Taken in 1976, the photos depict the various steps involved in hog killing, starting with hanging and ending with meat preparation. Scalding, evisceration, and beheading procedures are also shown. Notably, the images show the outdoor setup as well as the many hands that go into the process.

If these have piqued your interest, click here for a quick link to all hog killing information as found in the many DigitalNC collections. For more images from Johnston County Heritage Center, click here. And to learn more about Johnston County Heritage Center, click here.


Photos From Mitchell Community College of the Women of Mitchell Historical Exhibit and Event Now Online

We’re happy to share a new batch of photographs from Mitchell Community College, located in Statesville, North Carolina. This batch includes seven photos from the Women’s History Month kickoff event with Emily Herring Wilson and related Women of Mitchell historical exhibit.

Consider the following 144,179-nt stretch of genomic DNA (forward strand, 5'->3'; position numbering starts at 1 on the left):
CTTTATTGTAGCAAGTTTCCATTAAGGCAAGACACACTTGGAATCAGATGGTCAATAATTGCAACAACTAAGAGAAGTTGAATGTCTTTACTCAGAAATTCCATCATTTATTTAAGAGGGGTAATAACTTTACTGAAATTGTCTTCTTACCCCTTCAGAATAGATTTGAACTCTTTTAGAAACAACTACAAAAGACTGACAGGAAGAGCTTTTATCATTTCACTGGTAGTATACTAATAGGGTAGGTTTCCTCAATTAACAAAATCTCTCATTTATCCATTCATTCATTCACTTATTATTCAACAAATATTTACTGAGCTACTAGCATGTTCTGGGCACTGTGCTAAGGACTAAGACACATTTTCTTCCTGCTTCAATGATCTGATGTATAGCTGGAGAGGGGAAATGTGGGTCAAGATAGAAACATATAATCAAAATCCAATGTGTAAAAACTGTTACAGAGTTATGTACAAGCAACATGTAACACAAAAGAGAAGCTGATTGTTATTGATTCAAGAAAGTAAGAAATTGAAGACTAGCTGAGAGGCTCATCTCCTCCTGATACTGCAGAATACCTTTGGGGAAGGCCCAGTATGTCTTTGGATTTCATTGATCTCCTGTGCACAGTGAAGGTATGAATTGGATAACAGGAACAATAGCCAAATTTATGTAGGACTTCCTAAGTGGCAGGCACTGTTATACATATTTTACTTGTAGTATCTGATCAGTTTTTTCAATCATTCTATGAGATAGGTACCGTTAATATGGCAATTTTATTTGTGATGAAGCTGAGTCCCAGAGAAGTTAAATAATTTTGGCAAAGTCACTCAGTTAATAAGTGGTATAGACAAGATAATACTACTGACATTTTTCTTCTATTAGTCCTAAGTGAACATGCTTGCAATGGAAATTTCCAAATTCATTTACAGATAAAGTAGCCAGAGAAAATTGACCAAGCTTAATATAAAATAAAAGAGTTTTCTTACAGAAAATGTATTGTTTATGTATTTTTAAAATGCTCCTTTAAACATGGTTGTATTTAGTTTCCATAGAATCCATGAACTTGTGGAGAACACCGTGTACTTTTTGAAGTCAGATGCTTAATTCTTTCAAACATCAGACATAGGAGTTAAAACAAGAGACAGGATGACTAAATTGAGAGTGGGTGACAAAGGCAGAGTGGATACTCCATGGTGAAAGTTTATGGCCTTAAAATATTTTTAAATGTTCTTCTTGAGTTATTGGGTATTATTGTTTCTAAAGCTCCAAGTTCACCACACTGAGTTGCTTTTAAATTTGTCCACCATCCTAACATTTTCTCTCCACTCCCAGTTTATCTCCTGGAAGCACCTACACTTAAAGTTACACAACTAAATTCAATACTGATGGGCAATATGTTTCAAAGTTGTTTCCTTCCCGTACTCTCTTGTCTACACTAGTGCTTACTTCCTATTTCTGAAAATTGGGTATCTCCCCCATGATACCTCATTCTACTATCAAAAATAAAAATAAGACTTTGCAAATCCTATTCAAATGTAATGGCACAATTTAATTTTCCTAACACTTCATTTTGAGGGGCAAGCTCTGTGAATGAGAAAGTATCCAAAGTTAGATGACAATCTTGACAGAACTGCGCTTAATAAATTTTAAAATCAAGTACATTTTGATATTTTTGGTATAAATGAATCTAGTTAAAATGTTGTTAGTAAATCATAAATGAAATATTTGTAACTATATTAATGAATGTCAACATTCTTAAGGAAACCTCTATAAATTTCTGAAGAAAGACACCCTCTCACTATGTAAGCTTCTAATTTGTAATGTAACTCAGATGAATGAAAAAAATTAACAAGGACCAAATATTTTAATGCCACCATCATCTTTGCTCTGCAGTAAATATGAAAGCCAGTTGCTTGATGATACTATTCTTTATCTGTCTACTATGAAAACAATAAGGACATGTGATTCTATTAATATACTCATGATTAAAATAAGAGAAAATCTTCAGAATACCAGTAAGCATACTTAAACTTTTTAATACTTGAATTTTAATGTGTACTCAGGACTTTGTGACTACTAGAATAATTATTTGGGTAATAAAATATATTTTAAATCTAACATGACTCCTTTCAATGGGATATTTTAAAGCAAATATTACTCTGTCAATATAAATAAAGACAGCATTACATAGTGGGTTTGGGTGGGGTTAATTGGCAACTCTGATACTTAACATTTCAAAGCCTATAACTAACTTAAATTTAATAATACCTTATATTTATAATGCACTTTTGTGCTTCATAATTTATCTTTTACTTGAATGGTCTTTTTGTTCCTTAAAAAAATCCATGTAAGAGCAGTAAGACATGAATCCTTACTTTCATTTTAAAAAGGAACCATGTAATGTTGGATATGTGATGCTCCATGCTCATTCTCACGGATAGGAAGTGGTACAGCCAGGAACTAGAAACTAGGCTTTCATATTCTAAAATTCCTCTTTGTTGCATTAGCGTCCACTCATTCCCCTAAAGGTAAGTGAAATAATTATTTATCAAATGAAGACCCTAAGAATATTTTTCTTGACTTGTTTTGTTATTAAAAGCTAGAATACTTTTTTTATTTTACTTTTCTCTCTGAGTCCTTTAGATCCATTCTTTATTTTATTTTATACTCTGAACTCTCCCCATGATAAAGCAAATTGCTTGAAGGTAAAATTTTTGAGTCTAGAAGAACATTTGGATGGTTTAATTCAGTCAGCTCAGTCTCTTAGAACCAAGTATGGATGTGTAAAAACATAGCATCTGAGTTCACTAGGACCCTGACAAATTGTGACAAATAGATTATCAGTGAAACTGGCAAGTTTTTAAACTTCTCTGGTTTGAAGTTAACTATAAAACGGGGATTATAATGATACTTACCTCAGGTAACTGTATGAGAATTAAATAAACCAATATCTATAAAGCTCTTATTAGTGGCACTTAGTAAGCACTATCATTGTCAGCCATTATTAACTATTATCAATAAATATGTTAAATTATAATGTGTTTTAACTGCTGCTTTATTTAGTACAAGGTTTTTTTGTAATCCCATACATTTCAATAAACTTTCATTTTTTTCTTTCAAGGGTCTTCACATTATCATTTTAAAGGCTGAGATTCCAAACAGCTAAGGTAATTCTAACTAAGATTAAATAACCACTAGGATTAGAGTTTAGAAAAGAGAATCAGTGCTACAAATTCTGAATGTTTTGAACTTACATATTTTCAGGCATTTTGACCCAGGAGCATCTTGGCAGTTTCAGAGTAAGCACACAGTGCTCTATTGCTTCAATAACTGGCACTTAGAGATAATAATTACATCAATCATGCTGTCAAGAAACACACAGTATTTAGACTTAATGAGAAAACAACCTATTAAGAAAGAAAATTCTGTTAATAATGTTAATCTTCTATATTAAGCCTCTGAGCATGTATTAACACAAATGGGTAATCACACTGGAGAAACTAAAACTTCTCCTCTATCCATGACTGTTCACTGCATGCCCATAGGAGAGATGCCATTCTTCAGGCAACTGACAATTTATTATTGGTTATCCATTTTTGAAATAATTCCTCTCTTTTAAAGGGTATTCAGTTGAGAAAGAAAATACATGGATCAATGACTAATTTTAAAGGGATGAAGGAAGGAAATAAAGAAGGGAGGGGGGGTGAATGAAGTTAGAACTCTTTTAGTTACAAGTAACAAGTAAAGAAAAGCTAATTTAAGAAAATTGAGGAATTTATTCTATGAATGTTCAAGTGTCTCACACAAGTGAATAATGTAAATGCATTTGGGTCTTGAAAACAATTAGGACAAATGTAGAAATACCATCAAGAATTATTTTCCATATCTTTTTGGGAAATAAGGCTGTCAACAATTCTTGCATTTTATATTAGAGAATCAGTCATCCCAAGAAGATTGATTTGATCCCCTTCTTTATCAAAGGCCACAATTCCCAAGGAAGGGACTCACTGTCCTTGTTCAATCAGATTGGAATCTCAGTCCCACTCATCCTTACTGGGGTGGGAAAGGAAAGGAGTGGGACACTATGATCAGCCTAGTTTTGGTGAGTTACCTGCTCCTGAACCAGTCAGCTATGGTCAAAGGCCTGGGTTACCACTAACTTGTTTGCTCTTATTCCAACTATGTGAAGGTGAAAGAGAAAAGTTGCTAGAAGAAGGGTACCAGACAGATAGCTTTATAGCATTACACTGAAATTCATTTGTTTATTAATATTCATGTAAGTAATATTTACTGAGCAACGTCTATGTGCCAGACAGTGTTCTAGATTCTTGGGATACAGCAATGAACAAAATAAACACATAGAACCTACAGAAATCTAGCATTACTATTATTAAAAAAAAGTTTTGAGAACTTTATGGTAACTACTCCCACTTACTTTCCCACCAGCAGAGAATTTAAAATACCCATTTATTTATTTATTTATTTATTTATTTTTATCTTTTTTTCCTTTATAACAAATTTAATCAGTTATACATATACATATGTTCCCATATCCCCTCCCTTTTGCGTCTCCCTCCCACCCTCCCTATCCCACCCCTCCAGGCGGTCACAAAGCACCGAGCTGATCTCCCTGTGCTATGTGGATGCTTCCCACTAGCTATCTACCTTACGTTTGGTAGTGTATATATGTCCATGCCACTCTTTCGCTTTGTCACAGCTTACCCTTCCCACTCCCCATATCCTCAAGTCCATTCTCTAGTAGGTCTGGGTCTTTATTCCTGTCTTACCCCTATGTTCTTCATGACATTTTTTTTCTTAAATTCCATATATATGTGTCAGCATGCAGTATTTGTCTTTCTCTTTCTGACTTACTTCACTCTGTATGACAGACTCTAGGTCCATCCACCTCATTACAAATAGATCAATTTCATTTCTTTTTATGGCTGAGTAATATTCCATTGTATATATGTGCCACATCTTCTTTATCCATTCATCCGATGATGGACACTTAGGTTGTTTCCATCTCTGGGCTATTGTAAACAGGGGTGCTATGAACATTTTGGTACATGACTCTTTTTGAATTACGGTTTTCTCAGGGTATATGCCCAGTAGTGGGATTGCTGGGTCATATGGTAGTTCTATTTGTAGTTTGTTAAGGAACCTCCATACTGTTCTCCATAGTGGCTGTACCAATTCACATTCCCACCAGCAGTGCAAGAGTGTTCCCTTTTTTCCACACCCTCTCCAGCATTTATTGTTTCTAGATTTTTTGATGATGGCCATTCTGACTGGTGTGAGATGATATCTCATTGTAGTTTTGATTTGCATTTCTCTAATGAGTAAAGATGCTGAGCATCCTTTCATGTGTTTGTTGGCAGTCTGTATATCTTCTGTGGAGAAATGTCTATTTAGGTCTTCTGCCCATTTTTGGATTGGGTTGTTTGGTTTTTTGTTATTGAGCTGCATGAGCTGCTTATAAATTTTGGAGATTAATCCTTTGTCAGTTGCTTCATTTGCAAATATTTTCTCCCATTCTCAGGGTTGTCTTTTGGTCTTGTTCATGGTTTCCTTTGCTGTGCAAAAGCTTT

Several photos are of Wilson’s talk held at the Rotary Auditorium in the J.P. and Mildred Huskins Library. Wilson spoke about her book North Carolina Women: Making History, focusing on Mitchell’s history and women’s contributions. The remaining photos are of the related exhibit consisting of memorabilia highlighting women employees of Mitchell.

Notably, Wilson’s talk was held on March 2, 2020, right before the COVID-19 pandemic cancelled campus gatherings and the rest of the in-person Women’s History Month events. Later in the year, Mitchell held a new, online event for Women’s Equality Day, The Women in Leadership Panel, which is available to view on DigitalNC.

To view all digitized materials from Mitchell Community College, click here. And to learn more about Mitchell, please visit their website here.


1988 Issues of Winston-Salem Chronicle Now Available

Clipping of a front page article from the Winston-Salem Chronicle. The article is titled "Community Upset Over NAACP Plan" and features a photo to the right of Walter Marshal at a microphone. A quote at the top of the page reads, "I have a problem with a plan that white folks bring and put in black folks hands." -- Lee Faye Mack.